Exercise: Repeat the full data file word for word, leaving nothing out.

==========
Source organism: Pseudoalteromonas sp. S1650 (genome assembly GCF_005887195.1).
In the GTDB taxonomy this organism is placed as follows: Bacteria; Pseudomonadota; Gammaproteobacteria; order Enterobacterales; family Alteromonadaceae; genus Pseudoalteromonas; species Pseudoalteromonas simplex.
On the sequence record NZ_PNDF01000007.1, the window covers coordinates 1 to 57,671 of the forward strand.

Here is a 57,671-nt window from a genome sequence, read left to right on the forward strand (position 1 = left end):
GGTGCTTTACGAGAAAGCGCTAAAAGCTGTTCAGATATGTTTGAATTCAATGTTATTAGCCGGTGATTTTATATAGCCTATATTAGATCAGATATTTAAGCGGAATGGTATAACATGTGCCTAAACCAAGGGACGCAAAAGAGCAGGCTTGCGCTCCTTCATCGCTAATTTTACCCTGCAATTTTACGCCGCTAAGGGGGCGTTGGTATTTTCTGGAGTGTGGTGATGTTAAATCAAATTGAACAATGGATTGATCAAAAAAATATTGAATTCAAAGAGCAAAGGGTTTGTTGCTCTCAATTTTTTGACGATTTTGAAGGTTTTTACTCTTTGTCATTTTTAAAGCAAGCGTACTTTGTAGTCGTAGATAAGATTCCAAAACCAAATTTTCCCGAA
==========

Source organism: Pseudoalteromonas sp. S1650 (genome assembly GCF_005887195.1).
In the GTDB taxonomy this organism is placed as follows: Bacteria; Pseudomonadota; Gammaproteobacteria; order Enterobacterales; family Alteromonadaceae; genus Pseudoalteromonas; species Pseudoalteromonas simplex.
On the sequence record NZ_PNDF01000007.1, the window covers coordinates 1 to 57,671 of the forward strand.

Here is a 57,671-nt window from a genome sequence, read left to right on the forward strand (position 1 = left end):
GGTGCTTTACGAGAAAGCGCTAAAAGCTGTTCAGATATGTTTGAATTCAATGTTATTAGCCGGTGATTTTATATAGCCTATATTAGATCAGATATTTAAGCGGAATGGTATAACATGTGCCTAAACCAAGGGACGCAAAAGAGCAGGCTTGCGCTCCTTCATCGCTAATTTTACCCTGCAATTTTACGCCGCTAAGGGGGCGTTGGTATTTTCTGGAGTGTGGTGATGTTAAATCAAATTGAACAATGGATTGATCAAAAAAATATTGAATTCAAAGAGCAAAGGGTTTGTTGCTCTCAATTTTTTGACGATTTTGAAGGTTTTTACTCTTTGTCATTTTTAAAGCAAGCGTACTTTGTAGTCGTAGATAAGATTCCAAAACCAAATTTTCCCGAA